The debate over how, when and even if to recline an airplane seat was raging on social media after a video went viral brought attention to passengers’ etiquette while flying.
In the video, a woman passenger sitting in an aisle seat has reclined her chair during a flight on American Airlines, much to the chagrin of the male passenger sitting behind her in the plane’s last seat that does not recline. After the woman refused the man’s request to return her seatback to the upright position, he decided revenge was his best response: by repeatedly — and rhythmically, yet disruptively — pushing the back of her chair to the highest of levels of annoyance.
To recline or not to recline?
The 32-second video reminded this writer of the time he was flying to Europe back in 2002. I had reclined to get some rest about an hour into the flight that had taken off close to 10 p.m. We would be arriving at our final destination in about eight hours and it was bedtime for most of us on board. That is, except for the woman behind me, who politely asked me not to recline — even though I was sleeping and the cabin’s lights had dimmed because others were sleeping. Roused from my sleep, and angry because of it, I politely refused, prompting the privileged woman to summon a flight attendant to mediate what I thought should not have been much of an argument at all. Alas, it quickly escalated into a thing with the flight attendant immediately scolding me and threatening to get the air marshal with the implication that I could force the international flight to be diverted. “Bruce, just chill,” my friend who I was traveling with wisely advised me. And so I relented and unreclined my seat to accommodate the woman behind me, who was able to recline her own seat if she had chosen.
In other words, this new viral video hits me differently.
Imagine my surprise when it was announced that the CEO of Delta Airlines said that flying etiquette dictates that it’s up to the passenger behind you to determine whether it’s OK for you to recline.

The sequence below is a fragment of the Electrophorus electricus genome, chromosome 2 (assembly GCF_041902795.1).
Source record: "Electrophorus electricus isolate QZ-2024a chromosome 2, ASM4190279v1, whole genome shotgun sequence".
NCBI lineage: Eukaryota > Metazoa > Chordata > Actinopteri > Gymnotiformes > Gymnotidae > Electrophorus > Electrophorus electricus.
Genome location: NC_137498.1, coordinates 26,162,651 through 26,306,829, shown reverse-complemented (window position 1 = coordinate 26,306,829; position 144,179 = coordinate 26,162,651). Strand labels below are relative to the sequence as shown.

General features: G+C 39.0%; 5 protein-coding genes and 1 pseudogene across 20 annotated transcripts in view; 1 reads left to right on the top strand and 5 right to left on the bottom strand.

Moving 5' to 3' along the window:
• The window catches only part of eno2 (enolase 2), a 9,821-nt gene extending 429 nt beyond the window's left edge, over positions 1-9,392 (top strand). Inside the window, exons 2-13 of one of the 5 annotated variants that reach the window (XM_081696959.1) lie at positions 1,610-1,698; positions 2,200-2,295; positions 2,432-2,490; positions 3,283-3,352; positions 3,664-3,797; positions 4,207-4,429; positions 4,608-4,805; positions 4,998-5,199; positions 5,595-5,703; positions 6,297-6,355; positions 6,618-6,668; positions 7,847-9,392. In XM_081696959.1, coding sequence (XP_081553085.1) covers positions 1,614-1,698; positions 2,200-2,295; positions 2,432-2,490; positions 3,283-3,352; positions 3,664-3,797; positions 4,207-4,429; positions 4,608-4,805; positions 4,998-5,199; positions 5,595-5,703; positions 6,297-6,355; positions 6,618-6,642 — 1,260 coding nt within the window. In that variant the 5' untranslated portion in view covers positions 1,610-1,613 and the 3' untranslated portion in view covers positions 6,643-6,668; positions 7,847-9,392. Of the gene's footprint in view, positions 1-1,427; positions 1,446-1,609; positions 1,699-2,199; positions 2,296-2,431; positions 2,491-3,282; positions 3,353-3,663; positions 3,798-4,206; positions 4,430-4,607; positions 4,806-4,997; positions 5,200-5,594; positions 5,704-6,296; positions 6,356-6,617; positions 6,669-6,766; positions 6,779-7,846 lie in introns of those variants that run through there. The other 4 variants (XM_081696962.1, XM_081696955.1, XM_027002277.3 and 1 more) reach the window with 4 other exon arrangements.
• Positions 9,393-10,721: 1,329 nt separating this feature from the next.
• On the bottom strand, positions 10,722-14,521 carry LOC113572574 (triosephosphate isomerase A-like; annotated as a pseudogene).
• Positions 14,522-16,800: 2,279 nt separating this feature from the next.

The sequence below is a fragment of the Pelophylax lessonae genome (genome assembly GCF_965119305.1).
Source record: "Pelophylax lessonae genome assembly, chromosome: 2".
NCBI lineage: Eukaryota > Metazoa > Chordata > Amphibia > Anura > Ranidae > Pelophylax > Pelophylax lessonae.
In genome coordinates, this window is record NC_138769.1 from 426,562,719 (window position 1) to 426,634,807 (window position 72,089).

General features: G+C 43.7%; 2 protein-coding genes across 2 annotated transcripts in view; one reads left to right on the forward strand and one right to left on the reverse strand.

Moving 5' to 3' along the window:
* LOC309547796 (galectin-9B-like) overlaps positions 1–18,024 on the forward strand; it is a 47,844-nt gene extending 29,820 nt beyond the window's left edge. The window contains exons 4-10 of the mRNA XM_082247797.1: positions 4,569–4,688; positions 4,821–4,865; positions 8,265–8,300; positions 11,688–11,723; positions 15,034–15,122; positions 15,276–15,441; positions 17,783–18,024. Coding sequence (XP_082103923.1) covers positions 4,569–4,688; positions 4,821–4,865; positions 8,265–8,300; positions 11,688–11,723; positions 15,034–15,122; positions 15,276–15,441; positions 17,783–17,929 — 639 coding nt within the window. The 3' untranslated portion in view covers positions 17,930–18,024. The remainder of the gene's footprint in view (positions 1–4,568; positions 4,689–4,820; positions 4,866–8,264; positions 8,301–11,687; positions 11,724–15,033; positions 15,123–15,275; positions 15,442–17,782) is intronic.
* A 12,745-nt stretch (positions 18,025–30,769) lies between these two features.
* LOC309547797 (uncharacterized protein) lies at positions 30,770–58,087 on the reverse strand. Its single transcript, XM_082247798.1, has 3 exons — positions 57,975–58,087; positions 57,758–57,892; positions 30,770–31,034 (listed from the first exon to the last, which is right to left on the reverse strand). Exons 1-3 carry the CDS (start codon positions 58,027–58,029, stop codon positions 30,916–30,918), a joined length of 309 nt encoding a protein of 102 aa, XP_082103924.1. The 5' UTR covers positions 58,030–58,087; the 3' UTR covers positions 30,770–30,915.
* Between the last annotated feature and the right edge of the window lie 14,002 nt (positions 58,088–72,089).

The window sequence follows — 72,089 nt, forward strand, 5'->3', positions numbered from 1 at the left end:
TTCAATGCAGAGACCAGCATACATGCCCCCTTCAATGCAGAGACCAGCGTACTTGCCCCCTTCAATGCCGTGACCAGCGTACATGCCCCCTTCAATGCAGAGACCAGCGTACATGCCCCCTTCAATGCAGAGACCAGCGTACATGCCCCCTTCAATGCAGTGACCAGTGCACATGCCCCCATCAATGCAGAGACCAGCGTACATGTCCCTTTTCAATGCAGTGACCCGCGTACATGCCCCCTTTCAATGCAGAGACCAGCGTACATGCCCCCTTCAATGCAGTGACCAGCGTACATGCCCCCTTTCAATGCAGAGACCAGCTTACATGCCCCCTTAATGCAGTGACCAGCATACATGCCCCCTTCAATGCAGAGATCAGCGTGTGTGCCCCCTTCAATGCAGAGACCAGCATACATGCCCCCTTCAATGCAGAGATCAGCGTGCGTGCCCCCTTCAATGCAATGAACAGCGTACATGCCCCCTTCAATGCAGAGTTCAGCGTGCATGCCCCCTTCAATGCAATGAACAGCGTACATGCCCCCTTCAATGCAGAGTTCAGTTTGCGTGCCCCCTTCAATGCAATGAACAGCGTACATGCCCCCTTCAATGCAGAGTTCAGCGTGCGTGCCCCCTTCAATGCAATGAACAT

“I think the proper thing to do is, if you’re going to recline into somebody that you ask if it’s OK first, and then you do it,” Ed Bastian said Friday during an appearance on CNBC’s “Squawk Box.”
The renewed controversy to a debate that is decidedly not new brings attention to a topic to which I’ve searched in vain for consistent answers ever since that fateful flight, and one that’s left me hesitant to recline at all, especially seeing as most commercial airlines have stuffed even more seats inside their planes to make more money off passengers who are packed in like sardines. My argument has been all along that those seats recline for a reason and would not be able to recline if airlines didn’t want them to. Since the seats do recline, and there are no signs posted advising passengers against reclining them, the natural logic should be that paying passengers should be allowed to recline or not at their own discretion as the flight’s captain allows.
Sop the questions remain: to recline or not to recline? Should airlines be required to explicitly state their expectations surrounding reclining passengers? Is there any solution to this controversy that won’t go away anytime soon? Let us know what you think.